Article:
By Rajesh Kumar Singh
CHICAGO (Reuters) - Caterpillar Inc's
Those worries overshadowed its strong performance in the March quarter when both profits and revenues topped analysts' estimates, prompting the world's largest heavy equipment maker to upgrade its profit outlook for 2018.
The concerns were sparked by management's comments that strong performance in the first quarter was the "high watermark" for the year and the company would not have the same pricing power in the remainder of 2018 to pass on the increased material costs.
Shares in Caterpillar, part of the Dow Jones Industrial Average <.DJI>, were last down 6 percent at $144.81 on the New York Stock Exchange after gaining as much as 4.6 percent in early trade.
"It's a negative surprise because the indications had previously been that everything was okay on that front," said Lawrence T. De Maria, co-group head of Global Industrial Infrastructure at William Blair & Company.
President Donald Trump's crackdown on steel imports have constrained supplies in the domestic market, inflating the costs of the metal. Caterpillar said steel costs for the equipment industry were up about 15 percent in the March quarter.
OUTLOOK REVISED UPWARD
The Deerfield, Illinois-based company now expects the full-year profit to range between $9.75 to $10.75 per share, $2 above its range in January.
The company, which serves as a bellwether for global economic activity, has been benefiting from a global economy that is having its best run since 2011. With the International Monetary Fund predicting robust global growth for the next two years, demand for its equipment is expected to remain strong.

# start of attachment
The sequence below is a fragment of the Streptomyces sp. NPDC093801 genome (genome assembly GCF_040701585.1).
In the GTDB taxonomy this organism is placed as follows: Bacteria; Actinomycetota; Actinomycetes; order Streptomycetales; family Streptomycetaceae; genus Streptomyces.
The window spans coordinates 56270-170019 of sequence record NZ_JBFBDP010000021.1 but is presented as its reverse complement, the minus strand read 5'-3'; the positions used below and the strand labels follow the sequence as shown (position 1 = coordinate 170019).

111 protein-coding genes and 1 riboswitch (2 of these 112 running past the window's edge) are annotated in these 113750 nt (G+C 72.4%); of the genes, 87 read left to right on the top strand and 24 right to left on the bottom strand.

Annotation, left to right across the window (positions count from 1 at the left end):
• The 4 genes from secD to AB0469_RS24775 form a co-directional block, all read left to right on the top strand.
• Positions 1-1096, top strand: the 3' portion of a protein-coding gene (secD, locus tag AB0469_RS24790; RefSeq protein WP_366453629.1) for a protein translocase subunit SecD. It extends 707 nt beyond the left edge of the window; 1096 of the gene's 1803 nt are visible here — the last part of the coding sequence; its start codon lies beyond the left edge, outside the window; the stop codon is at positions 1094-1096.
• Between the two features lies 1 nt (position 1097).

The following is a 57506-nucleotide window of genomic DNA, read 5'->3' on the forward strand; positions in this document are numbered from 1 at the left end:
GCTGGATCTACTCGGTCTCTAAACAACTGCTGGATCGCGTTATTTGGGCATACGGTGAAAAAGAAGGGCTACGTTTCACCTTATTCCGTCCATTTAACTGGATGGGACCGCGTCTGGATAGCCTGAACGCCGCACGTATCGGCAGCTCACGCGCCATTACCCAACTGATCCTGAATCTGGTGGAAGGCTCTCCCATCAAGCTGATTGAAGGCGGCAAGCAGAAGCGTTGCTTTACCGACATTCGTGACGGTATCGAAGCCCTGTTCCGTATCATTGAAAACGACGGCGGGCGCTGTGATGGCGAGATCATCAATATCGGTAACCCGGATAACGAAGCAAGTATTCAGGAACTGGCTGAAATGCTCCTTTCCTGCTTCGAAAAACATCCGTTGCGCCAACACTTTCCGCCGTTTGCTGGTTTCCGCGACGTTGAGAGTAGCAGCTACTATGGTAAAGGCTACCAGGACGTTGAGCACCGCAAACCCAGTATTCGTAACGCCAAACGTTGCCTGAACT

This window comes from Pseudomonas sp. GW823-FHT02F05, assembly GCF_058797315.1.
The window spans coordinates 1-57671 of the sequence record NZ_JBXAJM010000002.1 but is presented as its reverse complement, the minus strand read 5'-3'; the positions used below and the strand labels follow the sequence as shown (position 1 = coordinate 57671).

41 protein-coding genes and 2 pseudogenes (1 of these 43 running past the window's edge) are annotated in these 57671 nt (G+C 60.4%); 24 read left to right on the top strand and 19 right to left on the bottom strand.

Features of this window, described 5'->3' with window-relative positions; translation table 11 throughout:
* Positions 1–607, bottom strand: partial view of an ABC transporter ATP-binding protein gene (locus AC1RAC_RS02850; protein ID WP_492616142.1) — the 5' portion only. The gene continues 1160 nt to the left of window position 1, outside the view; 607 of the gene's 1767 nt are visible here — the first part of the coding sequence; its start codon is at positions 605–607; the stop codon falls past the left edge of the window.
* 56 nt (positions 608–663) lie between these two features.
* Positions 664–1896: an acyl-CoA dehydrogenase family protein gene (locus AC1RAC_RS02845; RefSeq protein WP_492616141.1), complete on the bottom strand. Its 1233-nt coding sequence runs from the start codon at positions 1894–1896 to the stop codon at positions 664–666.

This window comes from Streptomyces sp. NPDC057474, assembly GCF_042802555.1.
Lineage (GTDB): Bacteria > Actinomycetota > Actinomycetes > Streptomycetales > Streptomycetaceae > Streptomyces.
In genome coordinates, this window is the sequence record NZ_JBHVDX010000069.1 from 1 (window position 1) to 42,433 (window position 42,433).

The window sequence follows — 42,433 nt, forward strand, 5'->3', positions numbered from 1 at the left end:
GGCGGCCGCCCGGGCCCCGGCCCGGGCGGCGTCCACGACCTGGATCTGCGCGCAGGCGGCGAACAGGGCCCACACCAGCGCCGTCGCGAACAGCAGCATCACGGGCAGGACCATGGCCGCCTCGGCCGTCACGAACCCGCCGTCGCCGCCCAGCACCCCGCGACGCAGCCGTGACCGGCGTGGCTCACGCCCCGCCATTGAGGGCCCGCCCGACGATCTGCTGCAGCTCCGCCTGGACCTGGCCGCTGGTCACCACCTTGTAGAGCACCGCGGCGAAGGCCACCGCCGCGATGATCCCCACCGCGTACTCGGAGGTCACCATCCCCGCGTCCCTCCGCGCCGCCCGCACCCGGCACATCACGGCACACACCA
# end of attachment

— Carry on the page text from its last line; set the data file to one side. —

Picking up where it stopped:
Caterpillar said its stronger outlook was primarily driven by better-than-expected sales volume as it saw higher demand across all regions and most end markets.
In the latest quarter, revenues rose 31 percent on year to $12.9 billion, above Wall Street's expectations, as strong commodity prices and increased construction activities in North America and China drove up sales of mining and construction machines.
Overall sales were also boosted by favourable currency impacts and improved price realization.
"The first quarter was an exceptional quarter for performance," said Amy Campbell, head of investor relations at Caterpillar.
While she said the performance would not be repeated, the company still expected "strong" operating margins for the full-year.
Caterpillar's 2018 forecast did not include any potential impact from future geopolitical risks and increased trade restrictions.
But in its annual report earlier this year, the company warned that "buy national" policies or retaliation against such policies could adversely impact its operations.
Threats of a global trade war pose the biggest risks for a company that sells more than half of its machines outside the United States.
The company reported a net profit of $2.74 per share for the quarter, above analysts' consensus forecast of $2.04 per share. Adjusted net profit was $2.82 per share.
(Additional reporting by April Joyner in New York; editing by Jonathan Oatis and Tom Brown)
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Updated Date: Apr 25, 2018 01:05 AM